The European Commission has raided a number of banks, including Deutsche Bank, in a probe into possible fixing of interbank lending rates — known as Euribor.
The suspicion is that anti-competition rules may have been broken, but the European Banking Federation, which hosts the committees of banks that set the rates, said it will cooperate and does not see how they could have been manipulated:
Guido Ravoet, head of the European Banking Federation, told euronews: “The inquiry is not on the Euribor as such, we check if the quotes given by these banks are reflecting the market reality, and so, it is a closely monitored system and we are sure that the problem is not there.”
“We are open and prepared to share any data with the authorities,” said Cedric Quemener, manager of Euribor-EBF, which compiles the benchmark.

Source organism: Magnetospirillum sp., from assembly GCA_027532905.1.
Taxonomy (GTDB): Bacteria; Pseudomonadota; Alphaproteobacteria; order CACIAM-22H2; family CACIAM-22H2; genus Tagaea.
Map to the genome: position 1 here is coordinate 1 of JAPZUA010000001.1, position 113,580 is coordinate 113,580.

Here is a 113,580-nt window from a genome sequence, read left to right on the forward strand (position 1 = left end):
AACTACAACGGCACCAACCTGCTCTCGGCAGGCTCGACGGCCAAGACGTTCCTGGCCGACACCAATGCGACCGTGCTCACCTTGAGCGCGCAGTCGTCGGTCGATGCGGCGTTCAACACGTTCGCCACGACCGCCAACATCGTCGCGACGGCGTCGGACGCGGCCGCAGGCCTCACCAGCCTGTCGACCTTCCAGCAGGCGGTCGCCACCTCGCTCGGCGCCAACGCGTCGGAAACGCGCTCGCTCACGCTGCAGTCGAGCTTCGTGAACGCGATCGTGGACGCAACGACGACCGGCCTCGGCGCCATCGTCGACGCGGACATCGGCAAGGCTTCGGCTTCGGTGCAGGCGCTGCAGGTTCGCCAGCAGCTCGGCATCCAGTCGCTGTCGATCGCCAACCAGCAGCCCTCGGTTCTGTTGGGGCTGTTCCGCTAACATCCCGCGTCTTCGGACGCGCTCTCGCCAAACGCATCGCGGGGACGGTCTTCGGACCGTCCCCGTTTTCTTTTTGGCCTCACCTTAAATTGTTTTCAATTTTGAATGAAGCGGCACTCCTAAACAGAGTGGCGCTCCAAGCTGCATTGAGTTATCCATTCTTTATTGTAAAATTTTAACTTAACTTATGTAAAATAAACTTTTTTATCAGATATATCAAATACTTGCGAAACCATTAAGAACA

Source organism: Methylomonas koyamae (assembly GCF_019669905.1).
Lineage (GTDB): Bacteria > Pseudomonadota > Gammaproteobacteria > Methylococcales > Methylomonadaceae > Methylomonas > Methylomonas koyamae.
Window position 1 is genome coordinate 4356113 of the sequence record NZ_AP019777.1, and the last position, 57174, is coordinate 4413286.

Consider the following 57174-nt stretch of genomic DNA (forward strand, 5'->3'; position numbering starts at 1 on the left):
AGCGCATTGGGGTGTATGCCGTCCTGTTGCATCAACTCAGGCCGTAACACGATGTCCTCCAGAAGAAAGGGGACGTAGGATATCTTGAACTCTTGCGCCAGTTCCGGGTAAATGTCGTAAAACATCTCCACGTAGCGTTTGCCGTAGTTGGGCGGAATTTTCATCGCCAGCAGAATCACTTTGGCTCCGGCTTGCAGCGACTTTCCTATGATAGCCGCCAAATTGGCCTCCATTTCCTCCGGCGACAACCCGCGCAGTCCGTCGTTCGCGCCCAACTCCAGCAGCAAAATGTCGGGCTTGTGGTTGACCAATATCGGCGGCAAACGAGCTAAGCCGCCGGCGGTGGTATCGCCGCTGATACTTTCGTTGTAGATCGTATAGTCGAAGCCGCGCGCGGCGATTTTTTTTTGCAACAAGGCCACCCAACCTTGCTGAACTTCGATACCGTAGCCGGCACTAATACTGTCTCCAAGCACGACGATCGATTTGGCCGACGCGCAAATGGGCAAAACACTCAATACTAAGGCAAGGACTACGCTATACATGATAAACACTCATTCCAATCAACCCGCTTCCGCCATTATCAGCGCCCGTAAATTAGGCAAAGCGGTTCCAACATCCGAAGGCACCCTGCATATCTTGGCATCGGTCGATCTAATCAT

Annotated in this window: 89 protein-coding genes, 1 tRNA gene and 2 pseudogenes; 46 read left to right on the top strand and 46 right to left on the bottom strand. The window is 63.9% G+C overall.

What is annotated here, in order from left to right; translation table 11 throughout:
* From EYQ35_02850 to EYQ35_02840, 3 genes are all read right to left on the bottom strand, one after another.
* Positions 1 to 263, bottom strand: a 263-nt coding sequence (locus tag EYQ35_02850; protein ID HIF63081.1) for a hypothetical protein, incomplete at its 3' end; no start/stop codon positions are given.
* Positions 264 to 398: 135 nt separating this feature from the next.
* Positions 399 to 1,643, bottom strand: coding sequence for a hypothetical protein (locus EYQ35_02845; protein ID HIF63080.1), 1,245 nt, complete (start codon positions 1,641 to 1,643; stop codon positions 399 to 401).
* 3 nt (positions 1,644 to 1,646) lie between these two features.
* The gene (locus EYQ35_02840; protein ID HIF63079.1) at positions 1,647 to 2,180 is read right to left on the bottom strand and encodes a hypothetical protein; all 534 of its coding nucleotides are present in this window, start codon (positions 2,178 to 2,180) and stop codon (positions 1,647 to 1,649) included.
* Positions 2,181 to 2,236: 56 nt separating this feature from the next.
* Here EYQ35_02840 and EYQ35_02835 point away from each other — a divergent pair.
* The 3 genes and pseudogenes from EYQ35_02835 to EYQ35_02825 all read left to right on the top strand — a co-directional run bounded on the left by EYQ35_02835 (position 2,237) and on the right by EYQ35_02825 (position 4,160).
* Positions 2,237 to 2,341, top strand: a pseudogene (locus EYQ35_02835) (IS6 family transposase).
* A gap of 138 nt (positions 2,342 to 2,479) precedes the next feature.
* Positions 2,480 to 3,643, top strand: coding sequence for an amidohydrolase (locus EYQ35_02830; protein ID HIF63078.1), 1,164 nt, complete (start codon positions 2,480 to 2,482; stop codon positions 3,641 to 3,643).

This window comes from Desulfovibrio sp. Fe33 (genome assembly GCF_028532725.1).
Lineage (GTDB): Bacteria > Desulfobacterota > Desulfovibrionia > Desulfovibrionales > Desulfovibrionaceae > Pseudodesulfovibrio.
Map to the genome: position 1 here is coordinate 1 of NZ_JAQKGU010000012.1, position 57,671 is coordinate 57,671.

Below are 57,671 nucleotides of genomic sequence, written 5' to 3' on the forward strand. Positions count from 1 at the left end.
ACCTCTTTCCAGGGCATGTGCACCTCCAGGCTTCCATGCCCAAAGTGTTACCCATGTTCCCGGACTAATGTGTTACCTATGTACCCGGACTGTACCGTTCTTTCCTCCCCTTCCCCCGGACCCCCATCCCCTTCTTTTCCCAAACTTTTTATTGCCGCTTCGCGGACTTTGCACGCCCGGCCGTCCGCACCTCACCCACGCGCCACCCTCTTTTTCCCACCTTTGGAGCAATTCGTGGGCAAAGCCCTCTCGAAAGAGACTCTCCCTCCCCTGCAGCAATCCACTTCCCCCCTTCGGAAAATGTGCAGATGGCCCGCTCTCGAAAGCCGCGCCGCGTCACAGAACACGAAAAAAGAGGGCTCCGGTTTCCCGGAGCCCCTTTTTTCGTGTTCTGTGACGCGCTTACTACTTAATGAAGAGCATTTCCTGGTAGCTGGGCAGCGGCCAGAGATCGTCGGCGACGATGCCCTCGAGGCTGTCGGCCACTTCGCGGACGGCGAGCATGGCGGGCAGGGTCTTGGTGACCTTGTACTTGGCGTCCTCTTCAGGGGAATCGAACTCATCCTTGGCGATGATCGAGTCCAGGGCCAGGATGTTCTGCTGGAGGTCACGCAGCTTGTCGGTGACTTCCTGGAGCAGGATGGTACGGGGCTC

“We are fully confident in the governance of Euribor. With so many banks involved in setting the rate, fixing a rate artificially would be impossible. I believe the Commission lacks knowledge about how those benchmarks are made. We are ready to help them,” Quemener said.
Euribor is a benchmark rate that banks refer to when fixing a price on interbank euro loans. There are 44 contributors to the Euribor rate, far more than contribute to the London based equivalent LIBOR. Most major banks, including Santander, BNP Paribas and UBS, are on the Euribor panel.
This is the Commission’s third major investigation of the finance sector this year.
Banks are facing sweeping regulatory changes and tighter supervision of their business in the wake of the financial crisis. They were also a lightning rod for public protests in a “Day of Rage” over the weekend.
“If it is found true, it is a major concern and it is not going to help the cause of banks,” said a high-level EU banking regulator, who asked not to be identified, of the suspicions that prompted the EU raids.